Life, early August, 2016:
Wake up, coffee, read headlines to catch up on Donald Trump news that erupted overnight, check Talking Points Memo to see what they have to say on the Donald Trump news, then Politico, then Slate, then the National Review, then Twitter. After this, it’s time for Facebook to see which friend chose today to post an impassioned call for everyone to come together and vote for Hillary, no matter how we feel about her, because the alternative is unthinkable. A fight in the comments inevitably ensues, ignited by either a representative of the small number of Trump supporters in my universe or a progressive who announces that he/she will under no circumstances vote for Hillary to prevent Trump, that’s like choosing between Pol Pot and Hitler, he/she is voting for Jill Stein. These fights go on for dozens, even scores, of comments. By the time I’m done reading them, Trump has almost surely said or tweeted something new and amazing so I go back to the headlines and the circuit begins again. Round and round it goes. Soon it is time to start making dinner and I feel like I have just wasted a whole day because I have.
Sometimes I can successfully avoid the vortex, but this only happens if I go cold turkey, zero internet starting from the moment I get up. A productive, peaceful day is then possible unless, mid-afternoon, I decide to go to Whole Foods and there’s a line at the check-out counter. After I’ve studied what the person in front of me is buying and concluded yet again that I really can’t afford the 200 calories in an Ocho chocolate-coconut bar, I remember my phone is in my bag and . . . he said what?
The rest of the day is lost.
The other salient feature of my life, early August, 2016: cherry tomatoes. We struggle to grow big tomatoes, but the cherry tomatoes are flooding the kitchen. I can’t keep up with the buggers. This week I made two dishes that employed cherry tomatoes to excellent, very different effect, and yet there are still several pounds of cherry tomatoes attracting fruit flies in a bowl on the counter and hanging off the bushes out back. Those bushes show no signs of knocking off. Hardly something to complain about, too much food. I’ll stop.
Here are the cherry tomato dishes, both of which I recommend. As it happens, both also contain kale.
*Toasted bulgur bowl from Lukas Volger’s Bowl. I don’t hate or even dislike tabbouleh, but I could happily give it up for the rest of my life. Not quite salad, not quite starch. Watery. Insipid. Not Volger’s version! It’s a robust meal. Nutty, toasted bulgur fortified with kale and chickpeas and enriched with toasted almonds and garlicky tahini sauce. I made it even heartier with some feta. Try it. You’ll be pleased. It keeps, too, so you have healthy lunches for the next couple days. Recipe here.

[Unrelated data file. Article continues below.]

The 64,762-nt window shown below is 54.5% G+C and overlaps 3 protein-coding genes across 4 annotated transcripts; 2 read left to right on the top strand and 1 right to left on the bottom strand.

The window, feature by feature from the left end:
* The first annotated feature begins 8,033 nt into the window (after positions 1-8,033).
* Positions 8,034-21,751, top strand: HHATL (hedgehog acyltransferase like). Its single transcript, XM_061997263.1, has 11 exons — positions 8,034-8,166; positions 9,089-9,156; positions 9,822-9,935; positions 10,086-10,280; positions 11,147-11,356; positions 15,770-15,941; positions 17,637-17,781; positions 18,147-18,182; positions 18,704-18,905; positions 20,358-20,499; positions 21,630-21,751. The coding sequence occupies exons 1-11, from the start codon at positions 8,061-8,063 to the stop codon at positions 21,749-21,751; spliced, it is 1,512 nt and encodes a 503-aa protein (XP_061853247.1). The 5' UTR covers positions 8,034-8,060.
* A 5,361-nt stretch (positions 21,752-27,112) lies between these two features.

*One-pot tomato and kale pasta. Many thanks to the publicist who sent me A Modern Way to Cook by Anna Jones. What a lovely surprise, coming home to find this handsome book full of vegetarian bowl recipes on my doorstep. Last night I tried Jones’s version of that one-pot pasta you’ve probably heard about. I’m talking about the pasta you make by putting uncooked spaghetti, sauce ingredients, and water in single pan and boiling for 8 minutes or so.
I may have actually tried this before, but I can’t remember. Too much cooking, getting old. It was easy and worked beautifully. The pasta and lemony tomato sauce marry in a wonderful way when they’re cooked together and the kale, which you add at the end, eliminated the need for a salad. Not that I would have made one anyway. I loved this and Mark did too. Recipe here.
The final noteworthy event in my August so far: I baked the ugliest cake ever. Our rhubarb patch is almost as fecund as our cherry tomato plants, but, alas, the rhubarb variety we grow is green. It tastes exactly the same as pink rhubarb but if it is true that we eat first with our eyes. . .
I think it is true.
The recipe comes from the irresistible Vintage Cakes and consists of a rich, yogurt batter that you top with hot rhubarb compote and bake.
This soft, tangy cake tasted fine, but not as fine as the Food52 rhubarb cake of a few weeks ago, which had the added advantage of hiding the color of the rhubarb. I will never dig up our rhubarb patch, which has been going strong for about 8 years now (I started with seeds), but I might have to plant some red rhubarb next year.